The Lord revealed his name as a list of his attributes. It is clear that the way/name of the Lord is a manner of living. This adds deeper meaning to the concept of taking upon ourselves the name of the Lord. Taking on Christ’s name involves a new manner of living, taking upon ourselves his attributes, becoming as he is. The way and the name are closely related. Thus, Nephi concludes a chapter in which he had not previously used the word “name” by saying: “this is the way; and there is none other way nor name given under heaven whereby man can be saved” (2 Ne 31:21).
There are other scriptures that connect the way with the name of the Lord, e.g. 2 Nephi 9:41. Does this connection between the way and the name of God affect your understanding of what it means to take upon us His name? Does it affect how you interpret Lehi’s vision?
The idea that the Lord’s name is the way and can be described as a list of attributes should have added meaning for those who have received their temple endowment. During the endowment we receive a number of tokens. The names of the first three tokens are connected to our premortal and mortal identities and to the name of Jesus Christ. But the name of the fourth token doesn’t sound like a name at all, rather it sounds like a requested blessing, or a list of attributes, or perhaps the way to live in order to return to God’s presence.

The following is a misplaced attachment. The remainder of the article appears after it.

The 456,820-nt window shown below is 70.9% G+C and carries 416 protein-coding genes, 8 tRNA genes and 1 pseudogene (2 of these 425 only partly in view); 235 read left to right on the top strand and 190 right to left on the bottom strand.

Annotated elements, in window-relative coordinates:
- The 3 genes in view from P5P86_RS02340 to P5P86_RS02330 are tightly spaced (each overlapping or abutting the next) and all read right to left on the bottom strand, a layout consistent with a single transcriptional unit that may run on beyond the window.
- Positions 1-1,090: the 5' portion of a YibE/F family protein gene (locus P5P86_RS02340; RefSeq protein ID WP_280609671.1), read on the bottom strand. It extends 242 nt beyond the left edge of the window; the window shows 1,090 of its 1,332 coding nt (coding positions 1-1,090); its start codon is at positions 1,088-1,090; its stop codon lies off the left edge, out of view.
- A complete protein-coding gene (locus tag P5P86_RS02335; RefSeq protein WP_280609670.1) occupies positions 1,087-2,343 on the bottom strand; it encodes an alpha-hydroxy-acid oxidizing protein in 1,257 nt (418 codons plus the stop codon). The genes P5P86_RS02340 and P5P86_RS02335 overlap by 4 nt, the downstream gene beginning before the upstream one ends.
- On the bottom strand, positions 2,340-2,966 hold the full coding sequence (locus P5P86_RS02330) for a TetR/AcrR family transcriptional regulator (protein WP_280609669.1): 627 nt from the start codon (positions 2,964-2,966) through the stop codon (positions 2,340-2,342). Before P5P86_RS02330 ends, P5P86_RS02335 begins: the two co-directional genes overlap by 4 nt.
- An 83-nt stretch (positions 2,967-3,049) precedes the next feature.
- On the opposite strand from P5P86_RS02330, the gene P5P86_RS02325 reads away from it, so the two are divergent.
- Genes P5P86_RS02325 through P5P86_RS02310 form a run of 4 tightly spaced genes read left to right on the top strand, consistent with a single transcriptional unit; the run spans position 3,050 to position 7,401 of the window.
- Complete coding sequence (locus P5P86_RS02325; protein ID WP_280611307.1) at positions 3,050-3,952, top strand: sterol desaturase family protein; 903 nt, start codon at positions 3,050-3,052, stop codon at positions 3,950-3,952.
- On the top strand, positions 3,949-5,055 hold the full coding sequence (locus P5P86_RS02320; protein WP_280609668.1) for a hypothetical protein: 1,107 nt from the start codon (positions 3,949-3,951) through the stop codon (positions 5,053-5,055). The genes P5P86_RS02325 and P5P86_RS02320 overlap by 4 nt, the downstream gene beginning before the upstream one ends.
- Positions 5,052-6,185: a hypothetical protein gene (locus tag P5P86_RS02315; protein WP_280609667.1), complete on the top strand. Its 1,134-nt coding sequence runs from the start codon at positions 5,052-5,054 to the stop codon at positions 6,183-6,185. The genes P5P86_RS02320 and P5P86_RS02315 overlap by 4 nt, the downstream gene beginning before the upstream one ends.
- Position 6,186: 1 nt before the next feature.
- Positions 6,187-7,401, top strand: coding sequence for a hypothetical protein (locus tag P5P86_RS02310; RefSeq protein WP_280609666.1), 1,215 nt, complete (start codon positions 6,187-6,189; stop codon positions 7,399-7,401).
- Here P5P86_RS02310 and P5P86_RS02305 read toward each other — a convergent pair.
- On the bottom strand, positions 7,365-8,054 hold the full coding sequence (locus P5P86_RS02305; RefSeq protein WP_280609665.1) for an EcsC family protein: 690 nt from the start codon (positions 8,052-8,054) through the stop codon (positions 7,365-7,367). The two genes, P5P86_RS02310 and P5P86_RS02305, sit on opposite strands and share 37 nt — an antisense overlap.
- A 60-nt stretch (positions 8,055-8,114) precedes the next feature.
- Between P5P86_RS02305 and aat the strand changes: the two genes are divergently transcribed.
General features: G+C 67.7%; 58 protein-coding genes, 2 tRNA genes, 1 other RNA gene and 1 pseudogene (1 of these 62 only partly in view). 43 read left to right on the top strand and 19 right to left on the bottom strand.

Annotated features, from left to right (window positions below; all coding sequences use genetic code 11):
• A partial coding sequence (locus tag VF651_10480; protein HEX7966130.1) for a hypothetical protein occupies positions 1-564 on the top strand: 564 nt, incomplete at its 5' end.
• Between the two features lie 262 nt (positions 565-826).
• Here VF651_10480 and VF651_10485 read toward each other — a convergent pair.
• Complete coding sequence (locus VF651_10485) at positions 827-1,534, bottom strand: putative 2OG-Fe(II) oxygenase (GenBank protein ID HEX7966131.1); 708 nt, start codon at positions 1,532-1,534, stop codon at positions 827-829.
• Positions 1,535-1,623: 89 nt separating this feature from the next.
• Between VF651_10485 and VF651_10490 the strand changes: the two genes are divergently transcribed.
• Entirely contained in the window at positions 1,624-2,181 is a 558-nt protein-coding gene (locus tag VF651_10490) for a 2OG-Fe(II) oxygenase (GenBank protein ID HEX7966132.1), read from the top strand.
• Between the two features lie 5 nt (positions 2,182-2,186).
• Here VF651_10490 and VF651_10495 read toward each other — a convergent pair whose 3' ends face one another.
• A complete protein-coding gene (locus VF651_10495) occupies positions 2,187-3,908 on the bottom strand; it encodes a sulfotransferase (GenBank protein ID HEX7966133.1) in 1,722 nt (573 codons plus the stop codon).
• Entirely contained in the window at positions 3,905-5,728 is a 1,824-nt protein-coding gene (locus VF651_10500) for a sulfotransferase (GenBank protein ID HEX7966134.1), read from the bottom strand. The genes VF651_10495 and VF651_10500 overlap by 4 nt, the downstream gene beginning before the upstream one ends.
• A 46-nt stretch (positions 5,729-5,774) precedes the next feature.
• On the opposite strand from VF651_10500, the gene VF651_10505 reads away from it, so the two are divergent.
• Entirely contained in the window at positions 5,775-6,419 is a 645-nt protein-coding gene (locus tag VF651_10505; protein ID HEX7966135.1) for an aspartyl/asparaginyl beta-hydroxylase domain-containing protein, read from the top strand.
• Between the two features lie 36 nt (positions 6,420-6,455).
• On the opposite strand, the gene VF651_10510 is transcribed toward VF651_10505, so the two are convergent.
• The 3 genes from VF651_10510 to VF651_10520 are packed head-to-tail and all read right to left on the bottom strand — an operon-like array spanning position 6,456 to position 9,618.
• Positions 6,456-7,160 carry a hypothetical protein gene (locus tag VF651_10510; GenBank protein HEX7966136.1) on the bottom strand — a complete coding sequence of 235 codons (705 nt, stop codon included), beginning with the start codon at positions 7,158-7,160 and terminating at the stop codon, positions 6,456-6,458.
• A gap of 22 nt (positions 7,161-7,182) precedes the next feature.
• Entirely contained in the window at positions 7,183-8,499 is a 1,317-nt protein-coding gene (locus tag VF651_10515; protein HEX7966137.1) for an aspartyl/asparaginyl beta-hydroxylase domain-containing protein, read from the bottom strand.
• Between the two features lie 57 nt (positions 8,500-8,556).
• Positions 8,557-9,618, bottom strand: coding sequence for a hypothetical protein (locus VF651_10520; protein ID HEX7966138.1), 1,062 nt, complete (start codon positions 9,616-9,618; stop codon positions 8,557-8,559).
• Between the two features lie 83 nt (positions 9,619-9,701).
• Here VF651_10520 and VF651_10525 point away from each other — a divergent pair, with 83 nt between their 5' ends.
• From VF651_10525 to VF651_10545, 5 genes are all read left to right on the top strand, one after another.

In a fascinating article about putting on names, Truman Madsen makes the following points regarding the name of God:
- There is a great deal of sacredness surrounding the name of God;
- God’s name was only mentioned once a year in ancient Israel by the high priest in the holy of Holies;
- Receiving the name was a privilege of obedience;
- The name of God may be complex;
- The name of God the Father is not uttered in the world, but is known by those who have it.2
Madsen seems to imply that the name of God the Father is guarded with utmost sacredness but revealed to temple initiates, and that it must be taken upon the initiate in order to become like the Father, even as we take upon ourselves the name of the Saviour when we are baptised.
To these thoughts we might also add the following from Elder Oaks:
It is significant that when we partake of the sacrament we do not witness that we take upon us the name of Jesus Christ. We witness that we are willing to do so. (See D&C 20:77.) The fact that we only witness to our willingness suggests that something else must happen before we actually take that sacred name upon us in the most important sense.
What future event or events could this covenant contemplate? The scriptures suggest two sacred possibilities, one concerning the authority of God, especially as exercised in the temples, and the other—closely related—concerning exaltation in the celestial kingdom.3
Well, we’re a long way down this rabbit hole so I think I’ll leave it there for this week. But I’d be interested to know how closely you think all this talk of the way and the name of God relates to Lehi’s vision as I’ll be drawing on it as we work through the text.
Additionally, what other parallels do you see between the Exodus story, the Temple, and Lehi’s dream? For example, the Exodus story and the Temple can be divided into three geographical areas with boundaries to cross – Egypt, the wilderness, and Canaan; the outer court, the inner court, and the holy of holies. Is there a similar division in Lehi’s vision?
Next week’s reading: More of the same (settle in, we might be here a while)